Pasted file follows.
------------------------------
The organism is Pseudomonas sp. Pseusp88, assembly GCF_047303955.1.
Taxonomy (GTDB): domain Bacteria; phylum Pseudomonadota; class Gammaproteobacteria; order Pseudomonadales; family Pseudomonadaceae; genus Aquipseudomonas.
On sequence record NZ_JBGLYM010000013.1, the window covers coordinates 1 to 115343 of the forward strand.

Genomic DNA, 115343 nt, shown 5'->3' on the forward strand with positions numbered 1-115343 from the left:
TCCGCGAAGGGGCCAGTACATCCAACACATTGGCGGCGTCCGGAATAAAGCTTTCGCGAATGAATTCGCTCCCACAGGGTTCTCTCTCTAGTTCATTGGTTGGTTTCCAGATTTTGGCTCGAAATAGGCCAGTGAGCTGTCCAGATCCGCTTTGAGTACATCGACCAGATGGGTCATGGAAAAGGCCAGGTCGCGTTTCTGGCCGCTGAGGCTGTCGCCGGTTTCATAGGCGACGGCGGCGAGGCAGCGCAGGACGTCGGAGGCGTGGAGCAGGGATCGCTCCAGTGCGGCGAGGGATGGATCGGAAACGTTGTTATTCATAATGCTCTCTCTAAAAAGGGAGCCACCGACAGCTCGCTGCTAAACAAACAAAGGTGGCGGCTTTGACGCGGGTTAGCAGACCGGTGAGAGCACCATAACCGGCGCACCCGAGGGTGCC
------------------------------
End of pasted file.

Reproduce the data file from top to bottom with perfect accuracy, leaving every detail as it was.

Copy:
The organism is Pseudomonas sp. Pseusp88, assembly GCF_047303955.1.
Taxonomy (GTDB): domain Bacteria; phylum Pseudomonadota; class Gammaproteobacteria; order Pseudomonadales; family Pseudomonadaceae; genus Aquipseudomonas.
On sequence record NZ_JBGLYM010000013.1, the window covers coordinates 1 to 115343 of the forward strand.

Genomic DNA, 115343 nt, shown 5'->3' on the forward strand with positions numbered 1-115343 from the left:
TCCGCGAAGGGGCCAGTACATCCAACACATTGGCGGCGTCCGGAATAAAGCTTTCGCGAATGAATTCGCTCCCACAGGGTTCTCTCTCTAGTTCATTGGTTGGTTTCCAGATTTTGGCTCGAAATAGGCCAGTGAGCTGTCCAGATCCGCTTTGAGTACATCGACCAGATGGGTCATGGAAAAGGCCAGGTCGCGTTTCTGGCCGCTGAGGCTGTCGCCGGTTTCATAGGCGACGGCGGCGAGGCAGCGCAGGACGTCGGAGGCGTGGAGCAGGGATCGCTCCAGTGCGGCGAGGGATGGATCGGAAACGTTGTTATTCATAATGCTCTCTCTAAAAAGGGAGCCACCGACAGCTCGCTGCTAAACAAACAAAGGTGGCGGCTTTGACGCGGGTTAGCAGACCGGTGAGAGCACCATAACCGGCGCACCCGAGGGTGCC